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Breaststroke Training Drills to Refine your Technique


They say the definition of insanity is doing the same thing over and over again and expecting different results. If you always get in the pool and swim your stroke without thinking about the different elements that are involved, you’re not likely to make big improvements. Breaking the stroke down into specific exercises or drills that isolate a certain part, whether it is the kick, an arm action or the breathing, will help you to identify weak areas and refine your technique.

Here are some common training drills for Breaststroke. They’re useful both for beginners who want to understand and learn each part and for strong swimmers who want to optimise their stroke.

Using a float and reducing the number of kicks per length:

The main driving force in breaststroke is the powerful kick, however swimmers who are more used to swimming front crawl or backstroke and also many beginner swimmers will focus their attention on the arm action and use it to pull themselves through the water. This isn’t ideal, so using a float removes the temptation to pull through the water and helps you focus on developing a strong kick. Some people take to breaststroke quite naturally and find the kick easy. Others find the kick very tricky to get any propulsion. By counting the number of kicks it takes you to complete a length and aiming to reduce that number over subsequent lengths, you will develop a more powerful kick and a longer glide. Front crawl and backstroke tend to involve continual movement of the arms and legs, but breaststroke incorporates periods of time where the swimmer is holding a straight, stretched position and simply gliding across the pool. With a powerful leg action, you can glide across the pool with just a few kicks.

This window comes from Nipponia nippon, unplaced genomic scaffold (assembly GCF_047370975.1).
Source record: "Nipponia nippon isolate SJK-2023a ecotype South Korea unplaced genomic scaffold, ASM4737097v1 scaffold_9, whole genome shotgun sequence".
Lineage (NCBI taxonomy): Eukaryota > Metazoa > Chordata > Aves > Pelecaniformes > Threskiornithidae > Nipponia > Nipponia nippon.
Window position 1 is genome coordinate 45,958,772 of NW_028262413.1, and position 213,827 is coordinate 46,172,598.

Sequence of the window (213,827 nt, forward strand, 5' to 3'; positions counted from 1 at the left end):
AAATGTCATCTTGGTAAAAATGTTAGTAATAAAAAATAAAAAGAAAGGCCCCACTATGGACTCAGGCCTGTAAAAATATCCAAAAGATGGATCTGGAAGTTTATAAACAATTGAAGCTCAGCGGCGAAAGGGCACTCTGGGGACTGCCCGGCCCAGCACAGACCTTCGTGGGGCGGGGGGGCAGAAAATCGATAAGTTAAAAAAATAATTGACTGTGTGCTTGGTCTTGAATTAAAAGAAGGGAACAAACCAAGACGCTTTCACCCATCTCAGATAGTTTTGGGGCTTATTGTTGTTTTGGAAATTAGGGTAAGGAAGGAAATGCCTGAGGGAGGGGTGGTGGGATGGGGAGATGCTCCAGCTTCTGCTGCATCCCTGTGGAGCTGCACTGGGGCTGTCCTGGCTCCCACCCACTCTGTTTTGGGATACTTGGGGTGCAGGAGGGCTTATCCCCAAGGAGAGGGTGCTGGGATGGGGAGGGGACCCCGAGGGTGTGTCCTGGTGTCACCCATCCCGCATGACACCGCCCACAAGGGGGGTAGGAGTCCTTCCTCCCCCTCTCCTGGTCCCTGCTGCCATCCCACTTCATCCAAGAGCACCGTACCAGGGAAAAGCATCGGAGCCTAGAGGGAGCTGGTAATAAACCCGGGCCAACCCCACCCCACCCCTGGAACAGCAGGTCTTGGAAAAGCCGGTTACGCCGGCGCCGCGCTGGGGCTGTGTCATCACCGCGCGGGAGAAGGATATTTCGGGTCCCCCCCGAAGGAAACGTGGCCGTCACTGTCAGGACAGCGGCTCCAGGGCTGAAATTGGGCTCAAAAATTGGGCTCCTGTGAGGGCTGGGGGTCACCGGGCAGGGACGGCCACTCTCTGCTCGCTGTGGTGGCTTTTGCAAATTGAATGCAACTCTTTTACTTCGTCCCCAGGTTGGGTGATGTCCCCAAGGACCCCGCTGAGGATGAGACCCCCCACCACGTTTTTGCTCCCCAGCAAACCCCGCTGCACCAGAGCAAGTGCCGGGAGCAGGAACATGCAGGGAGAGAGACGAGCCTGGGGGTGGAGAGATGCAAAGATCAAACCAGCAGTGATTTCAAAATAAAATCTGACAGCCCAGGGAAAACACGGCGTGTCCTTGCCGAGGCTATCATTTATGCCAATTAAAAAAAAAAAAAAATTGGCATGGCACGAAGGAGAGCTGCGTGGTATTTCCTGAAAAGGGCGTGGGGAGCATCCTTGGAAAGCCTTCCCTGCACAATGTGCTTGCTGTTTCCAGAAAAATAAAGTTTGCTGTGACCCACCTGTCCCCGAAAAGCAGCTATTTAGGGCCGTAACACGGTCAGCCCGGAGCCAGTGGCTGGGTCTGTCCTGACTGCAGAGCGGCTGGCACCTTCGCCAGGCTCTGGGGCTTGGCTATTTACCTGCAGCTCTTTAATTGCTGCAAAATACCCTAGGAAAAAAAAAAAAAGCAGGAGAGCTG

Using a pullbuoy:

There is some room for variation in a breaststroke kick, from a narrow, whipping action to a wide star jump-type kick, but if you want to develop the narrower whip kick, then a pullbuoy can help you. By holding the pullbuoy between your legs above the knee, it trains you to keep your thighs narrow and rotate the lower leg around the knee. Once the muscle memory has been developed, you are more likely to keep a narrow whip-kick without the need for a pullbuoy. As well as rotating the lower leg, it is important to flex the ankle to draw the foot up and then push down hard with the toes as you kick round. It is your choice whether or not to develop a whip kick as some people will experience knee pain and find a wider kick much more comfortable.

Speed up the pull:

As previously mentioned, breaststroke is a kick-driven stroke. Although the arms do pull forward a bit, their main job is to pull the head up to take a breath. At this point in the stroke, the body is rotated upwards and the legs are drawing up ready for the next kick. There is not much driving the body forward at this point and the body position is acting like a brake, so if your goal is to swim fast, you should spend the minimum amount of time in this non-productive position. Because breaststroke is also a great stroke for gentle, recreational swimming where the pull phase is slow and relaxed, and because many recreational breaststroke swimmers keep their head out of the water at all times, it is easy to overlook the benefit of a fast pull when using breaststroke for racing.

Resistance float:

Many swimmers think of a float as a confidence tool for beginners, but a float is versatile and can be used to make your workout harder. By holding the float in a vertical position under the water, you are effectively having to push a wall of water forward as you swim. By massively increasing the resistance, your legs will have to kick harder, helping you to develop a powerful technique and build your muscles.

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